IGPS Rolls Out RFID-Enabled Plastic Pallets

By Claire Swedberg

Embedded with EPC Gen 2 tags, Intelligent Global Pooling Systems' pool of pallets can be tracked throughout the supply chain. Sensors connected to tags can indicate if products suffered damage in transit.

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Six months after being established by former members of the wooden pallet-pool industry, Intelligent Global Pooling Systems (IGPS) will roll out its first plastic pallets in September, all of which will be RFID-enabled. The Orlando, Fla., startup will then rent the pool of pallets to it customers.

Pallet pools allow manufacturers, distributors and retailers to use pallets on a rental basis, and then return them to the pool provider for inspection and reuse. Typically made of wood, most pallets lack RFID tags and are therefore traced with manual counts; some are occasionally lost in the process. The passive UHF EPC Gen 2 RFID tags will be embedded in IGPS’ pallets during manufacturing. This will ensure the pallets can be traced through the supply chain from product factories to distribution centers and on to retail stores. It will also protect pallets from being lost, according to IGPS CEO Bob Moore. Plastic pallets cost about $50 apiece, Moore points out—2.5 times the price of wooden pallets.


Rex Lowe

According to Moore, RFID tracking allows supply-chain visibility as pallets of a customer’s products move toward the retail shelf. In addition, the tags can be connected to a temperature or shock sensor bolted to the pallet, allowing distributors the security of knowing their product was damaged in transit. In addition, Moore says, RFID tracking enables manufacturers such as pharmaceutical companies to accomplish recalls of a product while it is still in transit, by using the pallet’s RFID number to track where it is in the supply chain.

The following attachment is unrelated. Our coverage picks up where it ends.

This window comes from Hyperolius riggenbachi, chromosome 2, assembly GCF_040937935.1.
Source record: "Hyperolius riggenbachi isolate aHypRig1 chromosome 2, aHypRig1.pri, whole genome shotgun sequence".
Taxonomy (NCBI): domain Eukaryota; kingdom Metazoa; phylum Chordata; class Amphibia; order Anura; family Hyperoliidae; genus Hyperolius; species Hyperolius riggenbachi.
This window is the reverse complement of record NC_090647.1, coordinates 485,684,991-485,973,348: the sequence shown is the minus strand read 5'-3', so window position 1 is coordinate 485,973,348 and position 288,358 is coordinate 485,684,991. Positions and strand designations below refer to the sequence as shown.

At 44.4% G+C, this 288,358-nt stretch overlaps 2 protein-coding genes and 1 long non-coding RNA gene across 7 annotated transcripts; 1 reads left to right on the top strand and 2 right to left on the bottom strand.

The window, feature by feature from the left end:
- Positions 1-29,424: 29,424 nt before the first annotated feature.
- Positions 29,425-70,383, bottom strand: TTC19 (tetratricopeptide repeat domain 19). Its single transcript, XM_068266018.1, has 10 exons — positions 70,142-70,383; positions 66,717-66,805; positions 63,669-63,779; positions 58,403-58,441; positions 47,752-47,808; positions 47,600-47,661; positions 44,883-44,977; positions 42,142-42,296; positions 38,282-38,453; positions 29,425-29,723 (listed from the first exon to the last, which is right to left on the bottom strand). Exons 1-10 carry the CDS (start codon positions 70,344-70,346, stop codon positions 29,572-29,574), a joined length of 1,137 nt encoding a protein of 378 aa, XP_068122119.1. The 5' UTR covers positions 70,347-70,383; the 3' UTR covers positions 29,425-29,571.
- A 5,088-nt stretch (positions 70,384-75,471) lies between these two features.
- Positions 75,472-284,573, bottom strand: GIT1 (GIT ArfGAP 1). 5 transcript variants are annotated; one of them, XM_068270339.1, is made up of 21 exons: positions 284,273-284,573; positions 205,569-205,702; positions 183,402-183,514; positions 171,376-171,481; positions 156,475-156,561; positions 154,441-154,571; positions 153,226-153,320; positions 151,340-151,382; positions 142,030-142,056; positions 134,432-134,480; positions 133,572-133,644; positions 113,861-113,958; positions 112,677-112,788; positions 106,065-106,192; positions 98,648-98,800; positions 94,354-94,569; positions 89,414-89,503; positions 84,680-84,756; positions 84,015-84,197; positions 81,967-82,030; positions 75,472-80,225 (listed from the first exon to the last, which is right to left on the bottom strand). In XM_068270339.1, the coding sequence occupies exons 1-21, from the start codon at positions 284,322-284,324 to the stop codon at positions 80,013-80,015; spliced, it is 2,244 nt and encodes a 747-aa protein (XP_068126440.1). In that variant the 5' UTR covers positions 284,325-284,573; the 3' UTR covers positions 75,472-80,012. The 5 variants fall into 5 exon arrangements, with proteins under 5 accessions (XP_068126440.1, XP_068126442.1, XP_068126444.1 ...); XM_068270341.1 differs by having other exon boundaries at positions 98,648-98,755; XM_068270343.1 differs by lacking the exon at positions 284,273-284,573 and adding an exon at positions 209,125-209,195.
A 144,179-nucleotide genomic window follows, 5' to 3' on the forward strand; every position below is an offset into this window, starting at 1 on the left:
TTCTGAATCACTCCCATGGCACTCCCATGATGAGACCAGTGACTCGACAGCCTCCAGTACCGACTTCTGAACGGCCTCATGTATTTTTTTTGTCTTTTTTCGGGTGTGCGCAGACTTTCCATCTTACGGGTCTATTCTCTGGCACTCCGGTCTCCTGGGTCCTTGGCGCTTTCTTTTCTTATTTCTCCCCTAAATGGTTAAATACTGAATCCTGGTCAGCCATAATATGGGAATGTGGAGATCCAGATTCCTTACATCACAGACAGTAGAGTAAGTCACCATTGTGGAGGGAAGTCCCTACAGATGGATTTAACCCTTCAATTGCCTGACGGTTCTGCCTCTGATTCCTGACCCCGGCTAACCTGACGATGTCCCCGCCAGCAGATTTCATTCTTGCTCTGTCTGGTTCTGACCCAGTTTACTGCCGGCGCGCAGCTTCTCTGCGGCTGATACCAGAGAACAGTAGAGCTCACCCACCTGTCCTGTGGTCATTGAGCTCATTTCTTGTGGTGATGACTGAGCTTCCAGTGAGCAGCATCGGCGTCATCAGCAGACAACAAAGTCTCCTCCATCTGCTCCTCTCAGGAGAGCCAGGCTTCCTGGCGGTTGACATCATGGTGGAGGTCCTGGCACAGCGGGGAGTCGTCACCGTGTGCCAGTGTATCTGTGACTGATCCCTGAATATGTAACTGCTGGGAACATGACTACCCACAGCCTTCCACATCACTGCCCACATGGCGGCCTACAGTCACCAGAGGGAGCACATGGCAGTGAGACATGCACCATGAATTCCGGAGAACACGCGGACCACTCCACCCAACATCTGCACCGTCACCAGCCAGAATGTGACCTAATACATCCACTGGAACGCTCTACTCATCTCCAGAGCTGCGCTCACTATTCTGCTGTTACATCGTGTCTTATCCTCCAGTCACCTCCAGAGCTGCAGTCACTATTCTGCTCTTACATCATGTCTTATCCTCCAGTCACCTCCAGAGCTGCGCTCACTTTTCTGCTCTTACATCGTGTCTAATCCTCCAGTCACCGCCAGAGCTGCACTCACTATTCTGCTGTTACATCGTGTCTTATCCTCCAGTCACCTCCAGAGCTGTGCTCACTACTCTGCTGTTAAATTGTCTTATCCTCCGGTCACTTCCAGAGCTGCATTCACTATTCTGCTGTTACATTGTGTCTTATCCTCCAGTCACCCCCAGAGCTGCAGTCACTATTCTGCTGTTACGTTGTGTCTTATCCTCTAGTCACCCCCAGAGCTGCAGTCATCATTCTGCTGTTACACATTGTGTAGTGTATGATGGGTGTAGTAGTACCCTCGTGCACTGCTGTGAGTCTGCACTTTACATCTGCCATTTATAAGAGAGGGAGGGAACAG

IGPS has ordered 6 million pallets, some of which will be available in September. Each will be encoded with a 915 MHz passive RFID tag, according to the Global Returnable Asset Identifier (GRAI) protocol. Formed in 2005 and comprised of global retailers, manufacturers and pallet-pool providers, the EPCglobal US Returnable Transport Items business action group, of which IGPS is a member, has recommended adoption of this protocol.


IGPS is rolling out its first RFID-enabled plastic pallets in September.



EPCglobal is expected to ratify the GRAI protocol in September, according to EPCglobal US spokesperson Jeff Oddo. For the past nine months, he explains, the group’s members have been in the requirements-gathering process. “They’ll begin working with other business-action groups on its adoption,” Oddo says, “moving to a broader range of business-action groups to build a consensus.”

RFID systems integrator Xterprise is providing the RFID tags. These tags will be encoded with the GRAI serial number as the pallet passes down the conveyor belt at the factory where it is manufactured, says Dean Frew, Xterprise’s president and CEO. This week, IGPS announced it had entered into an agreement with Netherlands-based Schoeller Arca Systems to manufacture several million pallets for the company.

Xterprise is also providing its XARM software to sequence, create and encode unique serial numbers for each pallet’s RFID tag during the pallet-manufacturing process. Moreover, the firm is providing its Track Asset Management software to manage RFID readers used at the factory. Xterprise’s Analytix software will gather information from the tag data read by interrogators installed at IGPS’s facilities in the United States. In this manner, IGPS will be able to track which pallets it has in inventory, automatically recording those pallets it ships and those that are returned.


Bob Moore

Xterprise will work with IGPS and logistics systems provider Ryder System to provide the necessary RFID reader hardware, software and logistics services to IGPS customers if they wish to use the RFID capabilities of the plastic pallets.

“We’re going to provide a custom solution for all our customers,” says IGPS president Rex Lowe. “Once a customer says they want to move forward [with RFID technology], we will work with both Xterprise and Ryder to make that happen.”

Lowe points out that many customers are already using RFID technology at some level for tracing tagged cases in the supply chain. Frew says the IGPS pallet system can integrate with a company’s existing RFID and warehouse-management systems.